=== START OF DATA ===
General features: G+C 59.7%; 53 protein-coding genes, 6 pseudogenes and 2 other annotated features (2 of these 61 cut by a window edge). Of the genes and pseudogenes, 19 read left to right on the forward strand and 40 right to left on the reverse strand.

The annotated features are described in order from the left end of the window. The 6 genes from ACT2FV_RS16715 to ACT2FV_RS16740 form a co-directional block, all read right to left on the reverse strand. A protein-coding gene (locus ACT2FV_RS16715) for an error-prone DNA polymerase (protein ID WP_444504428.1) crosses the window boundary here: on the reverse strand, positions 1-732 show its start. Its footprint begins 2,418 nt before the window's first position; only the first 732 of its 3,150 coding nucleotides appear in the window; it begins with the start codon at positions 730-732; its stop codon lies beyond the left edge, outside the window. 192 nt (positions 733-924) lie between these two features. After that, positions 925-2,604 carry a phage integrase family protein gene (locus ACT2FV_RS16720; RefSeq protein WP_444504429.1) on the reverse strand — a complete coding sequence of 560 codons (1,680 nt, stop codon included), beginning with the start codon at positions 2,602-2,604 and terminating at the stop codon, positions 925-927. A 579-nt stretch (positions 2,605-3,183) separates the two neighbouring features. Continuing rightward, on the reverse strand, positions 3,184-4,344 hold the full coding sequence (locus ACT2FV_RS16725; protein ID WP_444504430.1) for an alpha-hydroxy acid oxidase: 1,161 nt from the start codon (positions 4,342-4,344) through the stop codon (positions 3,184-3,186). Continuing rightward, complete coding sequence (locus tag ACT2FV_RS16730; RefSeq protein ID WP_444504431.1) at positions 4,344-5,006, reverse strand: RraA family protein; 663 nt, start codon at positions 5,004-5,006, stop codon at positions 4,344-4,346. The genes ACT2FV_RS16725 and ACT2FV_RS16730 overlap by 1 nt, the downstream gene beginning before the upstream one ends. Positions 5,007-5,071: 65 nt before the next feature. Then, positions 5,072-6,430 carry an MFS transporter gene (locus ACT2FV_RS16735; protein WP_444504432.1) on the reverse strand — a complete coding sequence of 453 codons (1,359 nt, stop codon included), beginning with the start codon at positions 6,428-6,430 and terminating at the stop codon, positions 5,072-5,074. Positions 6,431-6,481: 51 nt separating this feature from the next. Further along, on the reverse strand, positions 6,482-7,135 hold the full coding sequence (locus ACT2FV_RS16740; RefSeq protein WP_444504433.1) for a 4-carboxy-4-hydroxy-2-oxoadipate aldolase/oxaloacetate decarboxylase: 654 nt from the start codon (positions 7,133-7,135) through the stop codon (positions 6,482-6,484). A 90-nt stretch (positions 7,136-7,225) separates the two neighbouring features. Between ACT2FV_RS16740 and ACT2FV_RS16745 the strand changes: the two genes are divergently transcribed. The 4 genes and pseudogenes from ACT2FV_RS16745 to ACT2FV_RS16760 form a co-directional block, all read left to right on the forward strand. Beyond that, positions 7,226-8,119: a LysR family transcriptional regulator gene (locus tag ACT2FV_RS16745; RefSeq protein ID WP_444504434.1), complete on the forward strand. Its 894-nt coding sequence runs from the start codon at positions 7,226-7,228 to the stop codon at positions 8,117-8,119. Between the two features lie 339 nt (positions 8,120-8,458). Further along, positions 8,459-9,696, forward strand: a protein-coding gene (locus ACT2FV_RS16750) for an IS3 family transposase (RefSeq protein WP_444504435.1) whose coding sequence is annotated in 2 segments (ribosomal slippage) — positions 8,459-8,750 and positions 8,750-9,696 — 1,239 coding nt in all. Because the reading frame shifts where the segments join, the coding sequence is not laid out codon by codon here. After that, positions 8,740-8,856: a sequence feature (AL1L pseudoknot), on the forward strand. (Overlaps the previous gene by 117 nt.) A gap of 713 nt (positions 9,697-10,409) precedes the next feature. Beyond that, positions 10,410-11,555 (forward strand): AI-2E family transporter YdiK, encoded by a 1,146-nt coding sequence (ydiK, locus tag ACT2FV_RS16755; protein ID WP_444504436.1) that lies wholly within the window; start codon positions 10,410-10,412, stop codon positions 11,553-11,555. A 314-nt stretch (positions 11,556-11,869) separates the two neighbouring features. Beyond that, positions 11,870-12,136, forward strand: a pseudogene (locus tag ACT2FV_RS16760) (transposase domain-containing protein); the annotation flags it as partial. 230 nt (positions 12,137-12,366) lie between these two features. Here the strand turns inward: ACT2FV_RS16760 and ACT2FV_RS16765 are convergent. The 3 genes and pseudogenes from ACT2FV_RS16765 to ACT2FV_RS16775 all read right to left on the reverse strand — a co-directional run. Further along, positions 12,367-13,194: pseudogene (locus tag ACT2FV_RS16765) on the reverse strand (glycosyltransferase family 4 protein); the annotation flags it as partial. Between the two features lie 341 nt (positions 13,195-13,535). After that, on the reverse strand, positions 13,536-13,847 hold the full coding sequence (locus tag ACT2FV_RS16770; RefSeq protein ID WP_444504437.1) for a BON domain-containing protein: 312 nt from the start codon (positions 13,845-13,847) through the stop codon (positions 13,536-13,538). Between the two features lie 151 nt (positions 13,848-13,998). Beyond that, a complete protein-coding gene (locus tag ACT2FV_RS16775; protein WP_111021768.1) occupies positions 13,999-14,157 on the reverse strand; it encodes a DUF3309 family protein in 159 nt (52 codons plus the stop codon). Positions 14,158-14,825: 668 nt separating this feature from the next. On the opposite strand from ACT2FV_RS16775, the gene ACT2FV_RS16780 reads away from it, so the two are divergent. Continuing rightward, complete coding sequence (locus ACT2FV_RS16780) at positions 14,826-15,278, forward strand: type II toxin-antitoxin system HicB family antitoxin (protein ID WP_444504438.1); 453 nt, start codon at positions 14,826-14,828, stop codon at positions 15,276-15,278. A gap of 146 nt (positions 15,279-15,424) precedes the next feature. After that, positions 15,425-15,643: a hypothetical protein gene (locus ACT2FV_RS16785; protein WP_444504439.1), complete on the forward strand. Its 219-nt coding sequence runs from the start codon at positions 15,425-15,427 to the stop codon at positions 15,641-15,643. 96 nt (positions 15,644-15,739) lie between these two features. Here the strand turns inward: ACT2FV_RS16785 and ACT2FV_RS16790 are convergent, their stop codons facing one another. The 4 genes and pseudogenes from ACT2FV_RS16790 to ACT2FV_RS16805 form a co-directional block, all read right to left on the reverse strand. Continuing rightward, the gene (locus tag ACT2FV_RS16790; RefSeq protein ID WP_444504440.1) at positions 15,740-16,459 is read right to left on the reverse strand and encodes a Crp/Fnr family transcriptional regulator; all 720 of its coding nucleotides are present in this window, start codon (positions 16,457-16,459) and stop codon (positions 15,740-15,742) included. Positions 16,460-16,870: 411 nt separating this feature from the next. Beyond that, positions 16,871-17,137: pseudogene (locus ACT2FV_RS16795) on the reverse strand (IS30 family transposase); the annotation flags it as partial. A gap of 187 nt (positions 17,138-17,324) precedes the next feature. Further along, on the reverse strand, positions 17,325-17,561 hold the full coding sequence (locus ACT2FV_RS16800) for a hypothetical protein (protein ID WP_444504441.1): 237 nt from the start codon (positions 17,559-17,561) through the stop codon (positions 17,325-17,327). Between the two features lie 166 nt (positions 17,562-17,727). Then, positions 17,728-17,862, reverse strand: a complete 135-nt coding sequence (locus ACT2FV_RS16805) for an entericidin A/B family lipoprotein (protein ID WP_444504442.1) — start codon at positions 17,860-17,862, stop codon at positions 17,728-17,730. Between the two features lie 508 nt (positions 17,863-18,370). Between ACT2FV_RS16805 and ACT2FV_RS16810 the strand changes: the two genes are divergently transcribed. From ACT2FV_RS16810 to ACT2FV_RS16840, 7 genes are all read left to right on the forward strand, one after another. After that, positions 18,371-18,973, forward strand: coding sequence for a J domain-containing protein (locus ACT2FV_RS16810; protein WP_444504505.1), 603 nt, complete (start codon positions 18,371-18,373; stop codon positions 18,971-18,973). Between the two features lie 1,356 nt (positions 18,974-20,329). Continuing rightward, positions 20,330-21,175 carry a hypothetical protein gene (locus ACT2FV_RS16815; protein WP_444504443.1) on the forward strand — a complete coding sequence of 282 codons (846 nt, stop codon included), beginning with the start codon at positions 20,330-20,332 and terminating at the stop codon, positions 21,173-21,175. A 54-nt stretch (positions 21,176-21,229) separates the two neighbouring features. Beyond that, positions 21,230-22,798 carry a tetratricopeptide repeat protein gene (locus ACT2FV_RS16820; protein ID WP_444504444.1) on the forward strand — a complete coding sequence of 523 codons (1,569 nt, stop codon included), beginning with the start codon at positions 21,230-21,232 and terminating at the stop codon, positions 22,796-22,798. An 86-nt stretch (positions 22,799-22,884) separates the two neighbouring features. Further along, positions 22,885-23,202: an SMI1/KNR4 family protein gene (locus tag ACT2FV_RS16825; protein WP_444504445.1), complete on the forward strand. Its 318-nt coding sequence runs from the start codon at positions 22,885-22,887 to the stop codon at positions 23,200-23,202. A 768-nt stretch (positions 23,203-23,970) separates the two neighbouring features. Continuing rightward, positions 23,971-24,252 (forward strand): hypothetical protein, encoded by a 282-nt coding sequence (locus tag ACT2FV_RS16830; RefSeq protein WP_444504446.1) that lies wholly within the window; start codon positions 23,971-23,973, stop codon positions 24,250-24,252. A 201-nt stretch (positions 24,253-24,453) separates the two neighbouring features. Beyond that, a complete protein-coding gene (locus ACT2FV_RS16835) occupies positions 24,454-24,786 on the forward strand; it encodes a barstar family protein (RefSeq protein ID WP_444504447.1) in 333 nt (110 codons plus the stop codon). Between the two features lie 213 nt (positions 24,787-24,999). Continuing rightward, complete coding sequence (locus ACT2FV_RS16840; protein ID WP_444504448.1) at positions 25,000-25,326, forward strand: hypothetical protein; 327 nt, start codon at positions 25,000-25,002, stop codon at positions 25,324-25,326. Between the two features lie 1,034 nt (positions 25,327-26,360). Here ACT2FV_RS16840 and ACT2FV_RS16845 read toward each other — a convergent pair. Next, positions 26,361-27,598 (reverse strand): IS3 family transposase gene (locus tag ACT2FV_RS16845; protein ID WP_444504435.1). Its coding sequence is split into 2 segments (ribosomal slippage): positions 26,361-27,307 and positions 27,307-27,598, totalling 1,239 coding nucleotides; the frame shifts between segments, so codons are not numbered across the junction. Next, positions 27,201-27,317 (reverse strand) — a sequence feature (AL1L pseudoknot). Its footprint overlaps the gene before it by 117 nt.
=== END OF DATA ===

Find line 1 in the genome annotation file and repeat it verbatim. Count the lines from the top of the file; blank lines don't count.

General features: G+C 59.7%; 53 protein-coding genes, 6 pseudogenes and 2 other annotated features (2 of these 61 cut by a window edge). Of the genes and pseudogenes, 19 read left to right on the forward strand and 40 right to left on the reverse strand.